The short, sharp life of 'Chinese century'
By Nick Ottens
If there is to be an Asian century, it won't be China's alone. While it still
has hundreds of millions of people living in poverty, the country is losing its
cheap labor advantage to East Asian competitors while more industrialized
nations in the region are far more receptive to international trade.
The Chinese economy is expected to overtake the United States as the world's
largest in sheer size by the middle of this decade but the ruling Communist
Party has ample reason to be worried about perpetuating China's impressive
growth rates for another generation.
As China's middle class expands in the urban east, it is expecting more than
just growth but in the western hinterland, a lack of development and, perhaps
even more frustrating to the people there, a lack of political accountability
fuels unrest and
discontent. The party will be increasingly hard pressed to meet the aspirations
of both these peoples. Economic and political openness, as desired in the
coastal provinces, would weaken the state's grip on industrial development,
which could exacerbate the existing imbalance between cities and countryside.
Chinese labor is already becoming too expensive for some manufacturers who are
taking their business to countries as Indonesia and Vietnam while Malaysia,
Thailand and Taiwan are more attractive for technology companies that require
an educated workforce and a business climate that isn't too burdened by
regulatory restrictions and corruption.
Labor laws and tax regimes in the rest of South and Southeast Asia are
generally more flexible. These countries welcome international trade and
investment whereas China seeks to protect its "infant industries" from free and
fair competition on the global market. This policy enables the ruling class in
Beijing to build high-speed railways across China but the cost, which is less
clear, could be hugely detrimental to its economy in the future.
Foreign investors in China have to cope with laws and regulations that are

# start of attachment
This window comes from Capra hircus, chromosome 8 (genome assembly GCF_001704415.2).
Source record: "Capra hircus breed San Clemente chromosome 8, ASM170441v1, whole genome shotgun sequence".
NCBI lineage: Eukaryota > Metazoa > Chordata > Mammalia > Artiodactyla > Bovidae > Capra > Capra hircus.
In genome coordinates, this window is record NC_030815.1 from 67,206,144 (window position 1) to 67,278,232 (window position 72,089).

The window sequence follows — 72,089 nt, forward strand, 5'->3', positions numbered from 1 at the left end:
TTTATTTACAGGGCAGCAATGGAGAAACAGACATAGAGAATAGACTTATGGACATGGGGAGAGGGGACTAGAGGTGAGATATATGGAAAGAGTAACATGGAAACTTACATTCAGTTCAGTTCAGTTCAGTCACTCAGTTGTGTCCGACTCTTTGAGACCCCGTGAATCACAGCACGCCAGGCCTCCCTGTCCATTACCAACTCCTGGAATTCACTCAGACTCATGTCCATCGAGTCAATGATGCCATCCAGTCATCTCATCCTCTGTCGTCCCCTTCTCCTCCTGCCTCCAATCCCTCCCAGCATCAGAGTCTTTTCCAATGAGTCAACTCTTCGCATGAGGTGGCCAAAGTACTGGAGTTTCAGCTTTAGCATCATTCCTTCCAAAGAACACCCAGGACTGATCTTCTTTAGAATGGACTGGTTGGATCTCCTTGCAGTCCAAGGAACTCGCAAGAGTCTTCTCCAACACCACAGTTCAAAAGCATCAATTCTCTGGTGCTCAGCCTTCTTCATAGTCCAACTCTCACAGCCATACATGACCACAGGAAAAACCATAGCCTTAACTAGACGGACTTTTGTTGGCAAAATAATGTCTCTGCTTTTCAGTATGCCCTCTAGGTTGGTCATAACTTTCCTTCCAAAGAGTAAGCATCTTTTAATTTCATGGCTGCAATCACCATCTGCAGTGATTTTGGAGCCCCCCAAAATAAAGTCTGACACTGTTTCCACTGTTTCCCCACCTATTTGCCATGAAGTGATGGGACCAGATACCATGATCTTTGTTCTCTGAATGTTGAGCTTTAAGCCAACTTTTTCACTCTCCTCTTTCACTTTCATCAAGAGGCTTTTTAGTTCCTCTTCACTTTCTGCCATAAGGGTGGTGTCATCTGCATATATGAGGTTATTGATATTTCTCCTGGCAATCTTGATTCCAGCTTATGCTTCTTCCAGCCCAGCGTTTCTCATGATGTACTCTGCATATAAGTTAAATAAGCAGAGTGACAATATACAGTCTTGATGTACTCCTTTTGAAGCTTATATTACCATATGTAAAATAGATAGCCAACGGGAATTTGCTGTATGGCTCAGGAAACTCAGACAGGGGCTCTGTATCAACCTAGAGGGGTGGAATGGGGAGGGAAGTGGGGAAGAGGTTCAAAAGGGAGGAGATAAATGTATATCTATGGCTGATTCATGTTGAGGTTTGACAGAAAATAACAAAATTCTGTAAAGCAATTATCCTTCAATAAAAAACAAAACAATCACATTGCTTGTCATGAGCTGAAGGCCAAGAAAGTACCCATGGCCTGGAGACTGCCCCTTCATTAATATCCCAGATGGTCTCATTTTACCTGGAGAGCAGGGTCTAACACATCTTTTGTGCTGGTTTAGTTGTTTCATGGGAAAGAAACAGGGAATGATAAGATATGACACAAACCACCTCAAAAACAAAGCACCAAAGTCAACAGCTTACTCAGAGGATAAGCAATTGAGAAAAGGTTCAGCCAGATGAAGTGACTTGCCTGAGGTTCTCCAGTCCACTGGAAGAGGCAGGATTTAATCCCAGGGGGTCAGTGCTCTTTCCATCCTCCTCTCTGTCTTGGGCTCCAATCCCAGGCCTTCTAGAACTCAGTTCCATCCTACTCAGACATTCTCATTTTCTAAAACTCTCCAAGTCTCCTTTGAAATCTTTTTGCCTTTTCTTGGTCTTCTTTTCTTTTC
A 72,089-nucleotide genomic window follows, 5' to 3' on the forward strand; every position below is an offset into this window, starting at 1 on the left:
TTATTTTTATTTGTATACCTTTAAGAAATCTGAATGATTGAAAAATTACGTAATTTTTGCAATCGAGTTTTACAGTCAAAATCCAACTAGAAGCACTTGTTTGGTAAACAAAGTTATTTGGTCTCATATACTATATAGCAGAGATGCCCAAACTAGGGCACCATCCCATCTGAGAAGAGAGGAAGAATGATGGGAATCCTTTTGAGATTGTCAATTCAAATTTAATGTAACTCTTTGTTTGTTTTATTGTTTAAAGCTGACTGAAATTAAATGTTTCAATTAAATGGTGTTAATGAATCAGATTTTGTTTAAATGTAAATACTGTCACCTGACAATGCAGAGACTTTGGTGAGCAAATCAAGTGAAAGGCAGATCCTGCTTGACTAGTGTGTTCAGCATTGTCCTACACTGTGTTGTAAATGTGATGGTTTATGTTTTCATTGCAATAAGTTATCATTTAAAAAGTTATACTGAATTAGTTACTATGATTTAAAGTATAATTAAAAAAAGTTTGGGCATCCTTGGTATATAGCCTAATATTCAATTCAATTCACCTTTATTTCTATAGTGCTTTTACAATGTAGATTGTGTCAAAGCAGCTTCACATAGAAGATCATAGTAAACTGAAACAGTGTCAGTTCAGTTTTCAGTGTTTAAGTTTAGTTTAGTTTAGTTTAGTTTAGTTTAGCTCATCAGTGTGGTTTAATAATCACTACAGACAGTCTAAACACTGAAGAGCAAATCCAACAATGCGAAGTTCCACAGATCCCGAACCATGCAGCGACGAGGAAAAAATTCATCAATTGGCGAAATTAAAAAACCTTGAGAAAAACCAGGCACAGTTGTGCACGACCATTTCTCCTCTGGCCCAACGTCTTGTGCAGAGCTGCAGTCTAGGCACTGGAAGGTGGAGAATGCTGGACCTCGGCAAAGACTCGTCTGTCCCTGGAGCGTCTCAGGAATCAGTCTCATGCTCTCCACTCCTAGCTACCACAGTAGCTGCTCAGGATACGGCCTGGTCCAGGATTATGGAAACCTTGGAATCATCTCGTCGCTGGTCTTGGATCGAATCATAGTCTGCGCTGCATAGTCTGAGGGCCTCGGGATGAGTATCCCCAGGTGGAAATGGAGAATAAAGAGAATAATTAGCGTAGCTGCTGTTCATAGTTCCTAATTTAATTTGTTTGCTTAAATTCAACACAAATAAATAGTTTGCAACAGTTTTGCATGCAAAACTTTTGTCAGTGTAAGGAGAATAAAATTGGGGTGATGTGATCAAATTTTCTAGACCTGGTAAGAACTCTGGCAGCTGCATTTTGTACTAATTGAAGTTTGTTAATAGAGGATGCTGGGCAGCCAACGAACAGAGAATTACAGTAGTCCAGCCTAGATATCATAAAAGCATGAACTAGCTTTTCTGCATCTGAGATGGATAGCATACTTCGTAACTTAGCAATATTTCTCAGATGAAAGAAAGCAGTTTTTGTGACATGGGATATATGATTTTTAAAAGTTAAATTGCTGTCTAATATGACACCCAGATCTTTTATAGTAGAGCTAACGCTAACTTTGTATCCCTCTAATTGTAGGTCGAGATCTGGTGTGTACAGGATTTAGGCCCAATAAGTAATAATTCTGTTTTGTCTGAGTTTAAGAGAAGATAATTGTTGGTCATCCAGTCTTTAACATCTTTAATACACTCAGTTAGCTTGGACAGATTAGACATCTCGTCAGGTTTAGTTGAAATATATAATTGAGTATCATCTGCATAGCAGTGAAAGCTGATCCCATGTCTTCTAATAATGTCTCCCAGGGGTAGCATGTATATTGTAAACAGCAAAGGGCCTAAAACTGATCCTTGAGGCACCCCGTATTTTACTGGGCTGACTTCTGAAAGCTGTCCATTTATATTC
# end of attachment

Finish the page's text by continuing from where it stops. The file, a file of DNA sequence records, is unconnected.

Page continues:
inconsistently enforced - sometimes arbitrary. The Chinese legal system cannot
guarantee the sanctity of contracts, which is vital to a market economy.
Capital account transactions are tightly regulated.
This is a system that thrives on cronyism where businesses that are connected
with local and state officials prosper and companies that aren't could see
their investment go up in smoke when a magistrate determines that factory wages
should increase by a third, overnight.
China does attract huge amounts of foreign direct investment. In fact, it takes
in every month what India assumes in a year. Yet China grows at a rate just two
percentage points faster than India. And even there, corruption is endemic.
At its most recent congress in March of this year, the Communist Party affirmed
the need to improve "balanced growth", which should translate into increased
welfare spending, including subsidies for farmers and the urban underclass.
Western stereotypes notwithstanding, the Chinese state is not sitting on an
infinite amount of cash however. It cannot simultaneously build a proper
welfare state and allow the subsidizing of companies, especially in real
estate, to continue unabated. If it wants to expand social programs and thus
prevent civil unrest, it has to challenge vested interest with allies in the
With major changes in political leadership expected next year, it may not be
until 2013 before a comprehensive social agenda is implemented. That could be
two years wasted while necessary economic reforms to further open up China to
world markets are delayed.
There is another, less immediate concern that could put a stop to this Chinese
century before the world has a chance to recognize that it's living in one.
By the middle of the 21st century, 400 million Chinese will have retired.
That's more than America's total projected population by that time. India,
which is set to overtake China as the world's most populous nation by 2030, is
expected to have nearly 400 million people more in 2050 than China.
How is China going to pay for all these old people? China doesn't have an
expansive public pension system, which means that many Chinese in their prime,
often without siblings because of their government's "one child" policy, will
have to provide not only for their parents but, as life expectancy rises, their
grandparents as well. Naturally, wages will have to rise to accommodate this
unprecedented level of dependency which can only happen if Chinese labor
becomes much more productive and skilled - fast.
The party has to manage this while not only dealing with internal pressure to
democratize; it is also expected to finance American and European deficit
spending when these continents blame China for its "colonialist" scramble for
resources, including water, in Africa and Central Asia - resources it
desperately needs to continue to grow; to invest in its future industrial base
and to alleviate hundreds of millions of people out of poverty.
If despite this all, China somehow ends as tomorrow's superpower, "owning" the
21st century, that will be quite a feat.
Nick Ottens is an historian from the Netherlands and editor of the
transatlantic news and commentary website Atlantic Sentinel. He is also a
contributing analyst with the geopolitical and strategic consultancy firm
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